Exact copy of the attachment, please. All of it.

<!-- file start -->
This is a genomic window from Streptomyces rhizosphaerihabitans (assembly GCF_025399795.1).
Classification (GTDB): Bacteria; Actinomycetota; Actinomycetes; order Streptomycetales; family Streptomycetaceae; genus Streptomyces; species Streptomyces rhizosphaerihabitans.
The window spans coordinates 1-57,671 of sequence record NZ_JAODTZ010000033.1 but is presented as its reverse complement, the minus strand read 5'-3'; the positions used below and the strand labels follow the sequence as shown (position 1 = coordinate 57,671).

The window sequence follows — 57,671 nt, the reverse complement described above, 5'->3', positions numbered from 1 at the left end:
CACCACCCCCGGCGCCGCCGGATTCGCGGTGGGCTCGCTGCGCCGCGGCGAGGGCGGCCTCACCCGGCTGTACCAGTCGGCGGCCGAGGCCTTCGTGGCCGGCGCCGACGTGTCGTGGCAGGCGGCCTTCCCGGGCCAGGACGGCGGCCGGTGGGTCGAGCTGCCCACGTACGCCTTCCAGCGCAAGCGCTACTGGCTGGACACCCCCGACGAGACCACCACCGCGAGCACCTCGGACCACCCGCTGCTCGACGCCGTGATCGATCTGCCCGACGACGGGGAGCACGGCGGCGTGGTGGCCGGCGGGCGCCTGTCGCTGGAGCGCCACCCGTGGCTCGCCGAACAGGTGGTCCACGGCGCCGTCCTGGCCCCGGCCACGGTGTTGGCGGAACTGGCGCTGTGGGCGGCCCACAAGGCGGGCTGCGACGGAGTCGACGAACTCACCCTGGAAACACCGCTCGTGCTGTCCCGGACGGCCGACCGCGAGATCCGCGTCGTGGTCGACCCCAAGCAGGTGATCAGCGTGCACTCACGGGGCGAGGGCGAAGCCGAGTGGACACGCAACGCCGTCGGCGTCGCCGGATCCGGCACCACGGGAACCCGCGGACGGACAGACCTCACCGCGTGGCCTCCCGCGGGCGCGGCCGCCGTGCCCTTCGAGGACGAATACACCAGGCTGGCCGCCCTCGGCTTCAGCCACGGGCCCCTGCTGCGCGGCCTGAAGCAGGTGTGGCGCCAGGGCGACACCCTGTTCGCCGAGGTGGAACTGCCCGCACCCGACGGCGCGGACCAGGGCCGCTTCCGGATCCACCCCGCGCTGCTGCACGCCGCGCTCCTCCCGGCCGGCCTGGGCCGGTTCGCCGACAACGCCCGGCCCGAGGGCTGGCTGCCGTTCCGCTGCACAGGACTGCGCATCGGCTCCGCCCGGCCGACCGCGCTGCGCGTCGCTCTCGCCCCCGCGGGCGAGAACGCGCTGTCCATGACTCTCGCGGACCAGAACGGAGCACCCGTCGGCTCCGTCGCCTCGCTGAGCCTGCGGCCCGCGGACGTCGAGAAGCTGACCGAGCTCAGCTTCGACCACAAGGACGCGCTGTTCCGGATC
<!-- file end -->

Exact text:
This is a genomic window from Streptomyces rhizosphaerihabitans (assembly GCF_025399795.1).
Classification (GTDB): Bacteria; Actinomycetota; Actinomycetes; order Streptomycetales; family Streptomycetaceae; genus Streptomyces; species Streptomyces rhizosphaerihabitans.
The window spans coordinates 1-57,671 of sequence record NZ_JAODTZ010000033.1 but is presented as its reverse complement, the minus strand read 5'-3'; the positions used below and the strand labels follow the sequence as shown (position 1 = coordinate 57,671).

The window sequence follows — 57,671 nt, the reverse complement described above, 5'->3', positions numbered from 1 at the left end:
CACCACCCCCGGCGCCGCCGGATTCGCGGTGGGCTCGCTGCGCCGCGGCGAGGGCGGCCTCACCCGGCTGTACCAGTCGGCGGCCGAGGCCTTCGTGGCCGGCGCCGACGTGTCGTGGCAGGCGGCCTTCCCGGGCCAGGACGGCGGCCGGTGGGTCGAGCTGCCCACGTACGCCTTCCAGCGCAAGCGCTACTGGCTGGACACCCCCGACGAGACCACCACCGCGAGCACCTCGGACCACCCGCTGCTCGACGCCGTGATCGATCTGCCCGACGACGGGGAGCACGGCGGCGTGGTGGCCGGCGGGCGCCTGTCGCTGGAGCGCCACCCGTGGCTCGCCGAACAGGTGGTCCACGGCGCCGTCCTGGCCCCGGCCACGGTGTTGGCGGAACTGGCGCTGTGGGCGGCCCACAAGGCGGGCTGCGACGGAGTCGACGAACTCACCCTGGAAACACCGCTCGTGCTGTCCCGGACGGCCGACCGCGAGATCCGCGTCGTGGTCGACCCCAAGCAGGTGATCAGCGTGCACTCACGGGGCGAGGGCGAAGCCGAGTGGACACGCAACGCCGTCGGCGTCGCCGGATCCGGCACCACGGGAACCCGCGGACGGACAGACCTCACCGCGTGGCCTCCCGCGGGCGCGGCCGCCGTGCCCTTCGAGGACGAATACACCAGGCTGGCCGCCCTCGGCTTCAGCCACGGGCCCCTGCTGCGCGGCCTGAAGCAGGTGTGGCGCCAGGGCGACACCCTGTTCGCCGAGGTGGAACTGCCCGCACCCGACGGCGCGGACCAGGGCCGCTTCCGGATCCACCCCGCGCTGCTGCACGCCGCGCTCCTCCCGGCCGGCCTGGGCCGGTTCGCCGACAACGCCCGGCCCGAGGGCTGGCTGCCGTTCCGCTGCACAGGACTGCGCATCGGCTCCGCCCGGCCGACCGCGCTGCGCGTCGCTCTCGCCCCCGCGGGCGAGAACGCGCTGTCCATGACTCTCGCGGACCAGAACGGAGCACCCGTCGGCTCCGTCGCCTCGCTGAGCCTGCGGCCCGCGGACGTCGAGAAGCTGACCGAGCTCAGCTTCGACCACAAGGACGCGCTGTTCCGGATC